You are starting with an incredibly low risk situation and doing an effective job cleaning and rising the bladder so the result is pretty darn safe. If you feel concerned you could throw a Pristine tab into 1L of water in bladder and let sit for a while to treat it, but I wouldn't bother myself.

Reply

AndrewMajor
Andrew Major
10 months, 3 weeks ago
0

Okay, that makes sense. Being selectively over-cautious is one of my quirks, but I can rationalize this one.

Don’t think I’d bleach a bladder though? I know they’re not supposed to absorb tastes, but…

khai
khai
10 months, 3 weeks ago
+1 Andrew Major

Vik may very well be right here, but having had gastro and food poisoning I don't really care to experiment with giardia or some of these other nasties...  I'll take the hit with separate "clean" and "dirty" containers - especially when talking about soft plastics with attachments that have elbow bends, funky check valves, etc.

In terms of other options I've come across: MSR Trailshot, Katadyn BeFree, Sawyer Squeeze, MSR Thrulink, Lifestraw, Steripen...  I actually had an MSR Trailshot in hand ready to buy and the guy in the store talked me out of it, recommending I get a Katadyn BeFree (that he did not have in stock).  I didn't quite get round to the follow-up purchase but with A's desire to do some longer hikes this summer I'll probably look to pick up a small/light water filter.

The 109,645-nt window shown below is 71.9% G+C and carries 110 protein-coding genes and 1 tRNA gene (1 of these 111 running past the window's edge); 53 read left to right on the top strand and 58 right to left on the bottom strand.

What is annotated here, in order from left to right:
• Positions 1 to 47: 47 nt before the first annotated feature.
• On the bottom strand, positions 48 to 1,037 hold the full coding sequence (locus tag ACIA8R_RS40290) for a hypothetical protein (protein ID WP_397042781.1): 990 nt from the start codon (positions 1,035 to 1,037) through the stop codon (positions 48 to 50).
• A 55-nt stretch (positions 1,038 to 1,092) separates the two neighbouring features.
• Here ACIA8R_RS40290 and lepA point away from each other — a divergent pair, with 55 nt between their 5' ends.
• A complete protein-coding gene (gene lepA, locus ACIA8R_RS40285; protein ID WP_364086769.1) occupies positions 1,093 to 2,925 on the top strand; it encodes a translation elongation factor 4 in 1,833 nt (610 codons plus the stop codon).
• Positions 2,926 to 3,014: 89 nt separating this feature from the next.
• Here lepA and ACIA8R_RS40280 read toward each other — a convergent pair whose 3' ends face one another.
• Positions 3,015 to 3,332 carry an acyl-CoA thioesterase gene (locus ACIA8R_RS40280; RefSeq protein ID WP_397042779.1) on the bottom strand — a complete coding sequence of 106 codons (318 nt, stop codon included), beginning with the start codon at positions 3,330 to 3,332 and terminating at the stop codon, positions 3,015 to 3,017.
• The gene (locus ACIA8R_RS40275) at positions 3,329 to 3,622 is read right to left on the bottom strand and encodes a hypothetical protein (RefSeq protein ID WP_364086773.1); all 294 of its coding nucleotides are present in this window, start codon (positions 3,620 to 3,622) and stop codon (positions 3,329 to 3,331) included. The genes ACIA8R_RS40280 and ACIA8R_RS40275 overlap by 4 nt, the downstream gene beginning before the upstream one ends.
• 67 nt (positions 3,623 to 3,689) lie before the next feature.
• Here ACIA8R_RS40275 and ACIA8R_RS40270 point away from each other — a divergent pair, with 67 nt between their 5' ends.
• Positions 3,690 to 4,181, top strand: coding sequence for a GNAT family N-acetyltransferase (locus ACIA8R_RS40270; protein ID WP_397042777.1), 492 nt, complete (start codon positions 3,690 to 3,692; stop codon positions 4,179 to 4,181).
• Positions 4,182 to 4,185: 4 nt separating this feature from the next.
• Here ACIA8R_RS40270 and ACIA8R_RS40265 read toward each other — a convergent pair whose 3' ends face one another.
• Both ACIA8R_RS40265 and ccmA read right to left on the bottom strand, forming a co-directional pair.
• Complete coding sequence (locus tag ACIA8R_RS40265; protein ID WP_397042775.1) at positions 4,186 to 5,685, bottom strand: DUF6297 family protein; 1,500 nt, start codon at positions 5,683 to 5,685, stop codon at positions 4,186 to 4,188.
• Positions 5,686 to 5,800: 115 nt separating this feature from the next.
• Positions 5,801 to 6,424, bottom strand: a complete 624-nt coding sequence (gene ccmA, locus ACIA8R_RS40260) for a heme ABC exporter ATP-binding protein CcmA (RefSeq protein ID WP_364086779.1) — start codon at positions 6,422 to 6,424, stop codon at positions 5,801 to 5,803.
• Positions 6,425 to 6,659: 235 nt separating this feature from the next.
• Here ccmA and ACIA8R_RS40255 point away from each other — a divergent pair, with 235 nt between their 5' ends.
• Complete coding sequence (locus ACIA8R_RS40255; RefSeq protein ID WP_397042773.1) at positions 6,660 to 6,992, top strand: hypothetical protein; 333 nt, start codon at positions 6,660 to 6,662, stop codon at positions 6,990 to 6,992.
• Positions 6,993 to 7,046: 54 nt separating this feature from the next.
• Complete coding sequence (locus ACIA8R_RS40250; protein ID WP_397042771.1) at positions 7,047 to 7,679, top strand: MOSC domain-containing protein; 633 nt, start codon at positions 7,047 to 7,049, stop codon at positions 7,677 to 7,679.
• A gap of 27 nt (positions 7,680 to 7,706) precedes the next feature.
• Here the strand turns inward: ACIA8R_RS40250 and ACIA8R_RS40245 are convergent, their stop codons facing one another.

Reply

ohio
ohio
10 months, 3 weeks ago
+1 Andrew Major

+1 on the sawyer squeeze. weighs nothing. takes up no room. I keep it stashed in my pack on long or hot days.

taprider
taprider
10 months, 3 weeks ago
+3 Brad Sedola Vik Banerjee Sandy James Oates

yes, and if bleach can rid of black mutated gatoraid spooge from the bladder and hose